What’s more Columbian than the mayoralty? The very first graduate of the newly reconstituted Columbia College (formerly King’s College), DeWitt Clinton 1786CC, became mayor of New York in 1803 (he established the city’s public-school system), and in 1886, Abram Stevens Hewitt 1842CC, 1887HON, a five-term congressman, defeated New York mayoral hopefuls Henry George and former state assemblyman Theodore Roosevelt 1899HON. Five other Columbians have presided over New York’s city hall, and many more have led municipalities across the country, from St. Paul to St. Louis, Trenton to Dallas, San Antonio to San Diego, Oakland to Seattle.
Today, Columbia graduates can be found leading US cities from coast to coast. Among them: Eric Garcetti ’92CC, ’95SIPA in Los Angeles; Daniella Levine Cava ’82SW, ’83LAW in Miami-Dade County; Steven Fulop ’06SIPA in Jersey City; Tim Kelly ’89CC in Chattanooga; André Sayegh ’00SIPA in Paterson, New Jersey; Drew Combs ’98CC in Menlo Park, California; and Stephen Schewel ’74GSAS in Durham, North Carolina.
On campus, former Philadelphia mayor Michael Nutter is the David N. Dinkins Professor of Professional Practice in Urban and Public Affairs at SIPA, his chair honoring the first Black mayor of New York, who served on the SIPA faculty for more than twenty-five years. And in this year’s New York mayoral race, candidates are vying to replace Bill de Blasio ’87SIPA.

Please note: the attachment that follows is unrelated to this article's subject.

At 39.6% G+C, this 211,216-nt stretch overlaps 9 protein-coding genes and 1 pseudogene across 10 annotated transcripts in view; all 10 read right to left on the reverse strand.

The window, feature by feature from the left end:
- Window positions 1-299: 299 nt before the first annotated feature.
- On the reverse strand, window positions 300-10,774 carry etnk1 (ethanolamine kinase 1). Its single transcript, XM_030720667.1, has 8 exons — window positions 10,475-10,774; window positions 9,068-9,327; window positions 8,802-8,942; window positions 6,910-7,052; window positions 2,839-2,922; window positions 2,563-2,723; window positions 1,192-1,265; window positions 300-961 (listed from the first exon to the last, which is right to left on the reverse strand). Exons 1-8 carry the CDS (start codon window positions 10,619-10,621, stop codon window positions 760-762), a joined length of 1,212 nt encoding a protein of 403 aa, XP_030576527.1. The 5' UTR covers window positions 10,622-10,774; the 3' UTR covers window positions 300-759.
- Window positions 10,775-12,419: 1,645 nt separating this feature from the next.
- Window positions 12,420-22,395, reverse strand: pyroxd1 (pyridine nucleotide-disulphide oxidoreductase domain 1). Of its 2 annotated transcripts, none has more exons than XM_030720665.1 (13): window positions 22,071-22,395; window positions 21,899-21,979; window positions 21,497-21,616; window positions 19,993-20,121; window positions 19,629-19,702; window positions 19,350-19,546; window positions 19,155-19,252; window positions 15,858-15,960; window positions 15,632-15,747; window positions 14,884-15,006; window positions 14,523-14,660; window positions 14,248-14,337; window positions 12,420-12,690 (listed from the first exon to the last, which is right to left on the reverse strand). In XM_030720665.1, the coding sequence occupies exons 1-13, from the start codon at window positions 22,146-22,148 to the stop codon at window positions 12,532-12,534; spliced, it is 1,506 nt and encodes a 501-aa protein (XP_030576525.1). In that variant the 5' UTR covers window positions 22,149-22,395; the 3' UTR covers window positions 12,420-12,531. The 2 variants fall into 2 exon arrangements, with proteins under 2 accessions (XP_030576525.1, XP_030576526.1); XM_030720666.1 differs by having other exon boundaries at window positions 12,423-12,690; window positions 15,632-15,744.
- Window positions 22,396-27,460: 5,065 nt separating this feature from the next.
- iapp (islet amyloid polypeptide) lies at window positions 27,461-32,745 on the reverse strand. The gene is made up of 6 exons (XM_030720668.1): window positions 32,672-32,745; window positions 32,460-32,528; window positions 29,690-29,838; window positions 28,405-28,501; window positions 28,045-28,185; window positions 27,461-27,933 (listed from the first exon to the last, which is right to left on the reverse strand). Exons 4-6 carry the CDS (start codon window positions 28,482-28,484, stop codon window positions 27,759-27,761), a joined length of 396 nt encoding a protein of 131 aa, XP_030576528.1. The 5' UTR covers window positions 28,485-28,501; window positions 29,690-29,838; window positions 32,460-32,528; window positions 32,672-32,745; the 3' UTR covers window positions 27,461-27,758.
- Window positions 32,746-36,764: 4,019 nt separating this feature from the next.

John Lindsay, who held the office from 1966 to 1973, called the New York mayoralty “the second-toughest job in America.” That was never truer than in 1898, when the independent cities of New York (Manhattan)and Brooklyn, plus Staten Island, the Bronx, and parts of Queens, were consolidated into one giant metropolis. The first mayor to lead the new “Greater New York” was Robert Anderson Van Wyck 1872CC, a Tammany Hall favorite whose political career flamed out in 1901 in a stock scandal. Van Wyck’s successor was another Columbian — Seth Low 1870CC, 1914HON, the president of Columbia, who had also been mayor of Brooklyn in the 1880s.
Though competent and clean, Low served just two years as New York City mayor. But his legacy was already secure: in 1895, as Columbia president, he had personally donated a million dollars to construct Low Memorial Library, in honor of his father. That building would later become the administrative center — the domed and columned city hall — of the University he loved.
This article appears in the Fall 2021 print edition of Columbia Magazine with the title "Mayoral Musings."